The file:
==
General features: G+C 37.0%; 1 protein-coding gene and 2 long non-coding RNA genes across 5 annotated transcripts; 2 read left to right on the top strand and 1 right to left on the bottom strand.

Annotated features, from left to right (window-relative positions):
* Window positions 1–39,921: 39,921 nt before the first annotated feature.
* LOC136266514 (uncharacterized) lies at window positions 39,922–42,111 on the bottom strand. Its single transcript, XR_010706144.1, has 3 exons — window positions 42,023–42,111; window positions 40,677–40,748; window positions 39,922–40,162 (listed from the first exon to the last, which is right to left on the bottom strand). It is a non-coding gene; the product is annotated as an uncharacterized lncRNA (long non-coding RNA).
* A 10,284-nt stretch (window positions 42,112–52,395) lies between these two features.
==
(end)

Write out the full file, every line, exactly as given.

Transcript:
General features: G+C 37.0%; 1 protein-coding gene and 2 long non-coding RNA genes across 5 annotated transcripts; 2 read left to right on the top strand and 1 right to left on the bottom strand.

Annotated features, from left to right (window-relative positions):
* Window positions 1–39,921: 39,921 nt before the first annotated feature.
* LOC136266514 (uncharacterized) lies at window positions 39,922–42,111 on the bottom strand. Its single transcript, XR_010706144.1, has 3 exons — window positions 42,023–42,111; window positions 40,677–40,748; window positions 39,922–40,162 (listed from the first exon to the last, which is right to left on the bottom strand). It is a non-coding gene; the product is annotated as an uncharacterized lncRNA (long non-coding RNA).
* A 10,284-nt stretch (window positions 42,112–52,395) lies between these two features.